Afterpay Limited (ASX:APT) is a consumer finance firm that offers buy now pay later services, designed for the payment of goods ranging from car parts, shoes, sports, food, beverages, etc. The firm operates in Australia and New Zealand, US and UK.
There has been a fast-tracked shift towards online shopping particularly amongst millennials after coronavirus shutdowns were implemented and the firm has benefitted a lot from the shift in consumer spending behaviour.
Afterpay is currently on fire after passing through a significant downfall in March due to the onset of a pandemic. However, some risks loom around its viability in near-term.
The fintech giant is now valued at $11.3 billion, with its shares up by staggering 375% from the bottom as markets become optimistic on COVID-19 and economies start to reopen.
APT’s share price bottomed out at $8.9 on March 23 as social distancing measures were implemented with shutting down of all businesses and panic amongst investors due to coronavirus. However, since then, the stock price has been on a climbing ladder. The Group came out with strong growth in its April business update with a declaration of March being its third largest underlying sales month on record.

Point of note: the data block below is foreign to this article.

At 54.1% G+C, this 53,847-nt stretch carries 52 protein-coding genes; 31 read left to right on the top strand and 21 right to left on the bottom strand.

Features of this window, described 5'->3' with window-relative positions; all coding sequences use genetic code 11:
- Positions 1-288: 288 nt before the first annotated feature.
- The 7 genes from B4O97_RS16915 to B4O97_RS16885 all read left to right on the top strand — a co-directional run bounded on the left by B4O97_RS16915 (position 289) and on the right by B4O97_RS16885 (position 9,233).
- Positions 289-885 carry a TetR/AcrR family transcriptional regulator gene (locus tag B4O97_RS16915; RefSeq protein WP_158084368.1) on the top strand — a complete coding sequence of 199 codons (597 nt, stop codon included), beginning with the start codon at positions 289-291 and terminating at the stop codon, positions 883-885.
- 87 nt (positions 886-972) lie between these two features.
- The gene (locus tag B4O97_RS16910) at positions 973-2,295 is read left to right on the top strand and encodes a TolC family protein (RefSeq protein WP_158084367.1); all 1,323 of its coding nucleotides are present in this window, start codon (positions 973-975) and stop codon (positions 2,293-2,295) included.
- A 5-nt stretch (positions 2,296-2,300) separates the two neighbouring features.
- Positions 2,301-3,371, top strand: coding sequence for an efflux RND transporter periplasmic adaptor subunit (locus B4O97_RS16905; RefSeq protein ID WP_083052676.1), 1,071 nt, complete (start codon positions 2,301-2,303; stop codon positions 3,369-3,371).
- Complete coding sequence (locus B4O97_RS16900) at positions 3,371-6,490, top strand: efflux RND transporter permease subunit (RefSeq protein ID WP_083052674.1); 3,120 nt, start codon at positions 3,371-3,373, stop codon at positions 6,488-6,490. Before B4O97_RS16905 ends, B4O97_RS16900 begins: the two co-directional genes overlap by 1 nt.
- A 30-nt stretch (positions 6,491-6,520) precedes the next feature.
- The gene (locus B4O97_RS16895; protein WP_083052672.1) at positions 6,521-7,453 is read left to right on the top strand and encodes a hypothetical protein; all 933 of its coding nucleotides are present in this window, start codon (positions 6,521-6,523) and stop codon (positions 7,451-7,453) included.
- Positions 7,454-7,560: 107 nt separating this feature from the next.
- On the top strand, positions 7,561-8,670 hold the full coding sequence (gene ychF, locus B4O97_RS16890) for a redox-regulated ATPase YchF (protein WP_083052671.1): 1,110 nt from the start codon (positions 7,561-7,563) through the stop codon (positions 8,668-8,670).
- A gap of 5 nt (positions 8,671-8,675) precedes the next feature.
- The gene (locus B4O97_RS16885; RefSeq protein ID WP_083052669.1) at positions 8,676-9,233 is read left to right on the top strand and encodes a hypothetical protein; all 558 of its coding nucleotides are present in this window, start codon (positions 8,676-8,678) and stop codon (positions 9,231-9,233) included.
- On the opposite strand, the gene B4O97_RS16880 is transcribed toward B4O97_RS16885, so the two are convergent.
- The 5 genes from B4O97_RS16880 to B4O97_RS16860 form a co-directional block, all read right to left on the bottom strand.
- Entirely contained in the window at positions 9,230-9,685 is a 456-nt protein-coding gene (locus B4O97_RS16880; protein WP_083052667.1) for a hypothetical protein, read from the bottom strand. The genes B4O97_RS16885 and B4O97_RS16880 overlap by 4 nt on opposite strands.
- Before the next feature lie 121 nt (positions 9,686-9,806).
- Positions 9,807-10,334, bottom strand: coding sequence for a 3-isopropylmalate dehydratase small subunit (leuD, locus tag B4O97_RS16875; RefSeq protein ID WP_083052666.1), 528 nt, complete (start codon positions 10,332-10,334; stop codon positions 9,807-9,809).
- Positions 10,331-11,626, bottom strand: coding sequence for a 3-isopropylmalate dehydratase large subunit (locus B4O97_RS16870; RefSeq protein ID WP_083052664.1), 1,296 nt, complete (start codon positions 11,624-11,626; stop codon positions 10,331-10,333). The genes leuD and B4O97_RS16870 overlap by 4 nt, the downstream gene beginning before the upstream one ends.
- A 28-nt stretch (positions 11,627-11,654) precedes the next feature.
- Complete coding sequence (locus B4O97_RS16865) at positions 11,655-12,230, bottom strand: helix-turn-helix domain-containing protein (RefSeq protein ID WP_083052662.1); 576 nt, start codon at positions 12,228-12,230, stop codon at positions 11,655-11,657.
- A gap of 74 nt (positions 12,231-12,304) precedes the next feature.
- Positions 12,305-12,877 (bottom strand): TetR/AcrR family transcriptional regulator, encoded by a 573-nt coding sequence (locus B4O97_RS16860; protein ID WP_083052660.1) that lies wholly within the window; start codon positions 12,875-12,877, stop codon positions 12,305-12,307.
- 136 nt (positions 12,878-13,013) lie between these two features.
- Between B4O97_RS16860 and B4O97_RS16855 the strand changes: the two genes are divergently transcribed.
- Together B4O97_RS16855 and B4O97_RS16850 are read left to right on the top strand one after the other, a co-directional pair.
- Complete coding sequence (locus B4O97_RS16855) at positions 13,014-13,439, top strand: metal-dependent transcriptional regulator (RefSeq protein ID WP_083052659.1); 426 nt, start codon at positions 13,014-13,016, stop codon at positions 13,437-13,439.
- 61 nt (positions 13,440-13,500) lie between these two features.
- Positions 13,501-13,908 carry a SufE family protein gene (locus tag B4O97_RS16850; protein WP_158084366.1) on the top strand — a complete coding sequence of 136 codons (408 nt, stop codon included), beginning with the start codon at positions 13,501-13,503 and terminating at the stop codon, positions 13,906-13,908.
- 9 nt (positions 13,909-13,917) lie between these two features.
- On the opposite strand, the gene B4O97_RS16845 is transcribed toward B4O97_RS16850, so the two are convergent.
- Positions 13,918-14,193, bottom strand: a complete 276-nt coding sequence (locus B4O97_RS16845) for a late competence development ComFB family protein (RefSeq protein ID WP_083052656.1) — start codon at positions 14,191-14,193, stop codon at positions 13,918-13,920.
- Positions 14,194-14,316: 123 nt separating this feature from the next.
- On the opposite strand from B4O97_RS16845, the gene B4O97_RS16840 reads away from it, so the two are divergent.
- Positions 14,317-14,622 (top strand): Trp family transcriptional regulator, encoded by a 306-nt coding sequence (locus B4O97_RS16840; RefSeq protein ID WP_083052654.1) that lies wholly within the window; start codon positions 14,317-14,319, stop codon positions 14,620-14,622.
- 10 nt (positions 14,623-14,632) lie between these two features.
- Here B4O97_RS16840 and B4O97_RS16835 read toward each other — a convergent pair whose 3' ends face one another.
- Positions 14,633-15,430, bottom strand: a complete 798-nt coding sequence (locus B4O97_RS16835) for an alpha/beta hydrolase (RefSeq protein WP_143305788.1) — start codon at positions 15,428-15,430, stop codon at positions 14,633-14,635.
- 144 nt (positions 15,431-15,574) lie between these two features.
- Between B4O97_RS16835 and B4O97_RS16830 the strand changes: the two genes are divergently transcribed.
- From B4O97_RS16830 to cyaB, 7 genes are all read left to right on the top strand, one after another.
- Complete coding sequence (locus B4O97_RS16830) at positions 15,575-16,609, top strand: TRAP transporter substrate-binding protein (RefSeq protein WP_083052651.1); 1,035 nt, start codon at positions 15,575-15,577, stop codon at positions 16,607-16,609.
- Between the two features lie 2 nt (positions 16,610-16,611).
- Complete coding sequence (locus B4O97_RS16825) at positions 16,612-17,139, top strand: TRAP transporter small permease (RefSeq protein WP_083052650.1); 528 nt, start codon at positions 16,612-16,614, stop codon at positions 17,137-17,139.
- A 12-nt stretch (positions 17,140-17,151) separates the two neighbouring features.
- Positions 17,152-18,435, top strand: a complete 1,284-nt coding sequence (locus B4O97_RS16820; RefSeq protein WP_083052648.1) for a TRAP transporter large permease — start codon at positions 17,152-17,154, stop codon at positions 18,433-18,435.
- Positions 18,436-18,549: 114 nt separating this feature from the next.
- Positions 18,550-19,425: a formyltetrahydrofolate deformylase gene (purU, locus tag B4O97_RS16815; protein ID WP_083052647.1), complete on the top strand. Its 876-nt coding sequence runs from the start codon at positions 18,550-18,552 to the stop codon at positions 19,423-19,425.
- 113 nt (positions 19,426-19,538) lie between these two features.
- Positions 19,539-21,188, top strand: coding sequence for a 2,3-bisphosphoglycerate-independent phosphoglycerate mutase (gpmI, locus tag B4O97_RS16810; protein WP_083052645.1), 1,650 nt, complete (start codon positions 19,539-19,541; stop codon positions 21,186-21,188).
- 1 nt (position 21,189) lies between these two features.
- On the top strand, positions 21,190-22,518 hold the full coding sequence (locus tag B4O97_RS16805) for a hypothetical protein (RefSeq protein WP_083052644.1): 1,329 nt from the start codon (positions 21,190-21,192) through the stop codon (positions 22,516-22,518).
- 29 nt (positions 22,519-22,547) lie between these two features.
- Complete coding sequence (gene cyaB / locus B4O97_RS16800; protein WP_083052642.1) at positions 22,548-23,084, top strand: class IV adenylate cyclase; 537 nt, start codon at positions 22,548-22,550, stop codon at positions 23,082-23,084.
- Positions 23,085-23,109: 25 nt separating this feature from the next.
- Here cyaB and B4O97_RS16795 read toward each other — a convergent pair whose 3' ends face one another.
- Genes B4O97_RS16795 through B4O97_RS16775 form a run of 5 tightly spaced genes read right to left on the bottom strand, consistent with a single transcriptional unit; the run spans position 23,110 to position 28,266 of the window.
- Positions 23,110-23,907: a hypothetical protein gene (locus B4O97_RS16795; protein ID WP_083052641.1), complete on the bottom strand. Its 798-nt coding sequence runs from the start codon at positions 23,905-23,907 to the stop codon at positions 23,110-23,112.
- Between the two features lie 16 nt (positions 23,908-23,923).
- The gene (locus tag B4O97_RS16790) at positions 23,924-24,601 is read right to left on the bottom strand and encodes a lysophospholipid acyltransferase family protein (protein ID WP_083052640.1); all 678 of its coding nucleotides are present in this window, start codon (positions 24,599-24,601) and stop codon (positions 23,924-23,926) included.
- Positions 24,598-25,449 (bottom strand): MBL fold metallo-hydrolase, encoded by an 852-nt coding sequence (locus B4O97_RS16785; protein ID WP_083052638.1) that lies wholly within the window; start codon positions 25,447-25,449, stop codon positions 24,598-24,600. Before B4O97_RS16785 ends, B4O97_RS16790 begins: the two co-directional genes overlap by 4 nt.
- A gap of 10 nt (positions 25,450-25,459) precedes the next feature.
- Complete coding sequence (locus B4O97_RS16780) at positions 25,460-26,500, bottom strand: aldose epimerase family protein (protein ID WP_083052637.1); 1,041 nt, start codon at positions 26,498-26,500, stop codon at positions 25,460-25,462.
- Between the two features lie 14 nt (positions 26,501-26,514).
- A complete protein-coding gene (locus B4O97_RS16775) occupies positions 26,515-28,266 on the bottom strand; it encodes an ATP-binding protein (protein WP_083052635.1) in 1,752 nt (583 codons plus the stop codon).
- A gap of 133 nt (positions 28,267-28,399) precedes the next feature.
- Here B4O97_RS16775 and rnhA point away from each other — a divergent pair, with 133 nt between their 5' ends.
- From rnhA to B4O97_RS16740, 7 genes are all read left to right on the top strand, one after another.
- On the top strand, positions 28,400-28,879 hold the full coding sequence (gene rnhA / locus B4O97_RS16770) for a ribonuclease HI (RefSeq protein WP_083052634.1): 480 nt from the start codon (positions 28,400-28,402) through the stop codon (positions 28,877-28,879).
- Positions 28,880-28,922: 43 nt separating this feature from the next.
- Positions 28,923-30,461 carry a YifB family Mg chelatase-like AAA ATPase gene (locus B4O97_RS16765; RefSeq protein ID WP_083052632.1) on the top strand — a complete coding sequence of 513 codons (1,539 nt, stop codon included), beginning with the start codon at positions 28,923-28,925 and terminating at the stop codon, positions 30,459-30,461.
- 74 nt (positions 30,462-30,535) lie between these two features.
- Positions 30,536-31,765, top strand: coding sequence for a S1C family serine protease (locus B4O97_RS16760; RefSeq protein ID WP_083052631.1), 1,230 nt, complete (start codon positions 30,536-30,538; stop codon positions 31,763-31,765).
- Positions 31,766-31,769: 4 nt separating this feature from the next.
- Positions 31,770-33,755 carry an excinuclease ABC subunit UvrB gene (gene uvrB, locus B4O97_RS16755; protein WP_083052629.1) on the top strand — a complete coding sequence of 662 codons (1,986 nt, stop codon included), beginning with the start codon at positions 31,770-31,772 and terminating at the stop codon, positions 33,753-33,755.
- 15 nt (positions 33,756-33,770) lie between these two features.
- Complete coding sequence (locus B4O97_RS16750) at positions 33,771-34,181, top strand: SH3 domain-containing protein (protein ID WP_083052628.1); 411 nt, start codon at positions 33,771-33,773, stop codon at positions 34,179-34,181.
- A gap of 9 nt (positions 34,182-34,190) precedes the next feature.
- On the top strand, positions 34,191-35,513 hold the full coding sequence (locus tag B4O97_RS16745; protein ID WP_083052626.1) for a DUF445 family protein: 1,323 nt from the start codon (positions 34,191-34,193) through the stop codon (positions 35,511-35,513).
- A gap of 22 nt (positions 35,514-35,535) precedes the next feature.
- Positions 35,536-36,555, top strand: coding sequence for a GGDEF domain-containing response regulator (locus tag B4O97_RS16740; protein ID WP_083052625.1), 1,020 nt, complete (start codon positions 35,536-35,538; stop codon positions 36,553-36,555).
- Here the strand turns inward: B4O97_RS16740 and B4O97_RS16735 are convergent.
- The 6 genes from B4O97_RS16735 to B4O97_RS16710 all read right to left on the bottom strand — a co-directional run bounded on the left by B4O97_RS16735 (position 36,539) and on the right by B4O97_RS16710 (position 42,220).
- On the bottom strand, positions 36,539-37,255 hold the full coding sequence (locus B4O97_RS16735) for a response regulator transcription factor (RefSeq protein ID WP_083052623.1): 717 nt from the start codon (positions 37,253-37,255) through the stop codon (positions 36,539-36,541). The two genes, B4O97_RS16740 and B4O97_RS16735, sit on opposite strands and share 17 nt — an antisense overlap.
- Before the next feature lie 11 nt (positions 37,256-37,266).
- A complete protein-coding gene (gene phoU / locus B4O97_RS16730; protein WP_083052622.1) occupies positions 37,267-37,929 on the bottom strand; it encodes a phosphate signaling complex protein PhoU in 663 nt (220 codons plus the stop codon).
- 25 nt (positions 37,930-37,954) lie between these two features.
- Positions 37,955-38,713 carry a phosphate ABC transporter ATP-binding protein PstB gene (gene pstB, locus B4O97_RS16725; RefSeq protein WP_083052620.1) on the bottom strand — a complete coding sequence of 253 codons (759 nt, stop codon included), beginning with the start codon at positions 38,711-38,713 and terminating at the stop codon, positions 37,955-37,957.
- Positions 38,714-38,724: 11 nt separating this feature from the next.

Source: APT, ASX
Afterpay broke new highs reaching to $43.68 on May 11. The rise came after Suncorp’s Chief executive Lee Hatton, former chief of NAB’s digital offshoot UBank, will leave after 3 months to take up a role with APT. Afterpay closed the market session at $42.35 on May 18, up by 0.095% from its previous close.
Key performance indicators
APT posted strong performance results for Q3FY20 mentioned below:
- Underlying sales doubled and soared 97% at $2.6 billion for Q3 FY20, mainly due to growth of 263% in the US
- Active customers grew by 122% on the previous comparable period (pcp), jumping to 8.4 million at the end of March quarter.
- New Merchants grew by 78% on pcp at the end of Q3 reaching to 48,400 globally.
- Repeat customers weighed to 90% of the total Global Merchandise Value (GMV) in Q3 FY20 at the global level, reflecting the quality and stickiness of the customer base.
APT has aligned its business model with low-risk profile shoppers and responsible spending amid coronavirus. The firm has taken strict measures to protect its business such as tight spending limits, the introduction of payment of first instalment upfront for Australian customers and tightening of transaction approval parameters and spending limits on high-risk products.
On April 3, Afterpay entered into a new partnership with eBay offering APT access to 40,000 small and medium businesses of Australia and their customers. Some of the other vital merchants who went live or contracted during the march quarter 2020 in Australia included Samsung, Lancome AU, YSL Beauty, Kiehius, Kookai and more.
On May 1, Tencent Holdings Limited, a Chinese technology firm and WeChat owner, entered into a strategic partnership with APT and paid $300 million to buy a 5% equity stake in the BNPL player. APT founders stated that partnership and expansion opportunities have been on the agenda but asserted that their focus remains on the current business at present.
Growth and expansion plans